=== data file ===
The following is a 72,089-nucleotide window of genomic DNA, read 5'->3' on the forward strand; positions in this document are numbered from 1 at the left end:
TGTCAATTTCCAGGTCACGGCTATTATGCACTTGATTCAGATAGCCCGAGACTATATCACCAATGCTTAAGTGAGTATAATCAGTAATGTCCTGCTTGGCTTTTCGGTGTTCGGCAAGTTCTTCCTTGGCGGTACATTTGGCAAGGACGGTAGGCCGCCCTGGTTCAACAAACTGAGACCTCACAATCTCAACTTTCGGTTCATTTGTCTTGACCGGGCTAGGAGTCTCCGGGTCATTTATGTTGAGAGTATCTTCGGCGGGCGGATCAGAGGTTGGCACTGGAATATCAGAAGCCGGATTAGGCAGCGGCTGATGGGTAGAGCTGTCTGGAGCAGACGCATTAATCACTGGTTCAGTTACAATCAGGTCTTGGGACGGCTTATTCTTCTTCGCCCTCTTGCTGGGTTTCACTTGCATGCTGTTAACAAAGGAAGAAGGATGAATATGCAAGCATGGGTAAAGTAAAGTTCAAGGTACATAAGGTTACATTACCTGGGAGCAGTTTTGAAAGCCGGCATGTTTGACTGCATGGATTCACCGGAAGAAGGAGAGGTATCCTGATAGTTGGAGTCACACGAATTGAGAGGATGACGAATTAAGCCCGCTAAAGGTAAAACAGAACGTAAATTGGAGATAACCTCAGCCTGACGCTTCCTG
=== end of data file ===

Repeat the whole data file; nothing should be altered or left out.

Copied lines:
The following is a 72,089-nucleotide window of genomic DNA, read 5'->3' on the forward strand; positions in this document are numbered from 1 at the left end:
TGTCAATTTCCAGGTCACGGCTATTATGCACTTGATTCAGATAGCCCGAGACTATATCACCAATGCTTAAGTGAGTATAATCAGTAATGTCCTGCTTGGCTTTTCGGTGTTCGGCAAGTTCTTCCTTGGCGGTACATTTGGCAAGGACGGTAGGCCGCCCTGGTTCAACAAACTGAGACCTCACAATCTCAACTTTCGGTTCATTTGTCTTGACCGGGCTAGGAGTCTCCGGGTCATTTATGTTGAGAGTATCTTCGGCGGGCGGATCAGAGGTTGGCACTGGAATATCAGAAGCCGGATTAGGCAGCGGCTGATGGGTAGAGCTGTCTGGAGCAGACGCATTAATCACTGGTTCAGTTACAATCAGGTCTTGGGACGGCTTATTCTTCTTCGCCCTCTTGCTGGGTTTCACTTGCATGCTGTTAACAAAGGAAGAAGGATGAATATGCAAGCATGGGTAAAGTAAAGTTCAAGGTACATAAGGTTACATTACCTGGGAGCAGTTTTGAAAGCCGGCATGTTTGACTGCATGGATTCACCGGAAGAAGGAGAGGTATCCTGATAGTTGGAGTCACACGAATTGAGAGGATGACGAATTAAGCCCGCTAAAGGTAAAACAGAACGTAAATTGGAGATAACCTCAGCCTGACGCTTCCTG